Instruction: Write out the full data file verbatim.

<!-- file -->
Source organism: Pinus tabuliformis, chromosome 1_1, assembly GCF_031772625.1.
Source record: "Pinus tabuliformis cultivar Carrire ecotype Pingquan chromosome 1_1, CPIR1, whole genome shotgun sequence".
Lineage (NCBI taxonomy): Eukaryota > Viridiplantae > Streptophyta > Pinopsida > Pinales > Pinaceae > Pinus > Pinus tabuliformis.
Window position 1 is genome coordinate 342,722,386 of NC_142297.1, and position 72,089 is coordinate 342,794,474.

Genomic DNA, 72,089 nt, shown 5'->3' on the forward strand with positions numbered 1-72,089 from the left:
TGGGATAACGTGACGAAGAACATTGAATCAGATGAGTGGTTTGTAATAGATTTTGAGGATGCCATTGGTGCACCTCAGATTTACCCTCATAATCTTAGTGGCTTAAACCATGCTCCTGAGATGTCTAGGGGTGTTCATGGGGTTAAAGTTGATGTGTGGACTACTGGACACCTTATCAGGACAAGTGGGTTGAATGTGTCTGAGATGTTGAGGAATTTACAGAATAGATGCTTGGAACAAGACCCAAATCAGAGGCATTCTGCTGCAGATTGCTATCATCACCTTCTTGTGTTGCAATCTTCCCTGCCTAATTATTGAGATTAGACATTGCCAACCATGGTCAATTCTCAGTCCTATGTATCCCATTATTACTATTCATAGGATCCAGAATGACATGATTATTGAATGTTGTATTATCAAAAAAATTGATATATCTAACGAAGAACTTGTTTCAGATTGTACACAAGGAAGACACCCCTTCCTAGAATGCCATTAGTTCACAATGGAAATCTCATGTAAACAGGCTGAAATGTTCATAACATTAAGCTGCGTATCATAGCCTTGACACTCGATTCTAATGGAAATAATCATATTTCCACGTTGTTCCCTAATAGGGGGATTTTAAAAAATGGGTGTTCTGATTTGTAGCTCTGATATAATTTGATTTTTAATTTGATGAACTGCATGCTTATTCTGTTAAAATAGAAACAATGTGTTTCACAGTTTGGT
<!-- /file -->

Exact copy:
Source organism: Pinus tabuliformis, chromosome 1_1, assembly GCF_031772625.1.
Source record: "Pinus tabuliformis cultivar Carrire ecotype Pingquan chromosome 1_1, CPIR1, whole genome shotgun sequence".
Lineage (NCBI taxonomy): Eukaryota > Viridiplantae > Streptophyta > Pinopsida > Pinales > Pinaceae > Pinus > Pinus tabuliformis.
Window position 1 is genome coordinate 342,722,386 of NC_142297.1, and position 72,089 is coordinate 342,794,474.

Genomic DNA, 72,089 nt, shown 5'->3' on the forward strand with positions numbered 1-72,089 from the left:
TGGGATAACGTGACGAAGAACATTGAATCAGATGAGTGGTTTGTAATAGATTTTGAGGATGCCATTGGTGCACCTCAGATTTACCCTCATAATCTTAGTGGCTTAAACCATGCTCCTGAGATGTCTAGGGGTGTTCATGGGGTTAAAGTTGATGTGTGGACTACTGGACACCTTATCAGGACAAGTGGGTTGAATGTGTCTGAGATGTTGAGGAATTTACAGAATAGATGCTTGGAACAAGACCCAAATCAGAGGCATTCTGCTGCAGATTGCTATCATCACCTTCTTGTGTTGCAATCTTCCCTGCCTAATTATTGAGATTAGACATTGCCAACCATGGTCAATTCTCAGTCCTATGTATCCCATTATTACTATTCATAGGATCCAGAATGACATGATTATTGAATGTTGTATTATCAAAAAAATTGATATATCTAACGAAGAACTTGTTTCAGATTGTACACAAGGAAGACACCCCTTCCTAGAATGCCATTAGTTCACAATGGAAATCTCATGTAAACAGGCTGAAATGTTCATAACATTAAGCTGCGTATCATAGCCTTGACACTCGATTCTAATGGAAATAATCATATTTCCACGTTGTTCCCTAATAGGGGGATTTTAAAAAATGGGTGTTCTGATTTGTAGCTCTGATATAATTTGATTTTTAATTTGATGAACTGCATGCTTATTCTGTTAAAATAGAAACAATGTGTTTCACAGTTTGGT